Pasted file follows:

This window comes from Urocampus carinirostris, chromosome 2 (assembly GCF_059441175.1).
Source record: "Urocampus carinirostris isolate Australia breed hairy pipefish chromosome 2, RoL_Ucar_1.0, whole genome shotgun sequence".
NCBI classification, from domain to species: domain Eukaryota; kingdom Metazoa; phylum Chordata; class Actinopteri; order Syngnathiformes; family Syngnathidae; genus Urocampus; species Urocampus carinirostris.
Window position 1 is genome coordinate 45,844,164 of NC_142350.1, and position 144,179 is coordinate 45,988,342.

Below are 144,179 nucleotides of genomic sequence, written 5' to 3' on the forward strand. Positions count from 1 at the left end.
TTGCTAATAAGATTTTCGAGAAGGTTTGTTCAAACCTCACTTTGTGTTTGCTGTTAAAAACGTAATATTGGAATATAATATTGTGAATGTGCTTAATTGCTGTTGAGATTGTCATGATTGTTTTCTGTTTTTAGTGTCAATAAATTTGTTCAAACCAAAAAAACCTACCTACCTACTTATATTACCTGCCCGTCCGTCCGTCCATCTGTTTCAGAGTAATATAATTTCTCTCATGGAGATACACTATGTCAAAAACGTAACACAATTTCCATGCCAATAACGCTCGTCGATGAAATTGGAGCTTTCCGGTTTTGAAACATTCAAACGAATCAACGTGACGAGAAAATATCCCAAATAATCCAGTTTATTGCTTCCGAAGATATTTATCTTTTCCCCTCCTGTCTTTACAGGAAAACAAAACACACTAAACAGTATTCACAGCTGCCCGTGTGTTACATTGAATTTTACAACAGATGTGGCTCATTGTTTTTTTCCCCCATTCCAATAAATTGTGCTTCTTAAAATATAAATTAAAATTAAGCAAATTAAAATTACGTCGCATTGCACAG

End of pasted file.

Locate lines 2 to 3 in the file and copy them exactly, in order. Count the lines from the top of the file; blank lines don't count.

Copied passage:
Source record: "Urocampus carinirostris isolate Australia breed hairy pipefish chromosome 2, RoL_Ucar_1.0, whole genome shotgun sequence".
NCBI classification, from domain to species: domain Eukaryota; kingdom Metazoa; phylum Chordata; class Actinopteri; order Syngnathiformes; family Syngnathidae; genus Urocampus; species Urocampus carinirostris.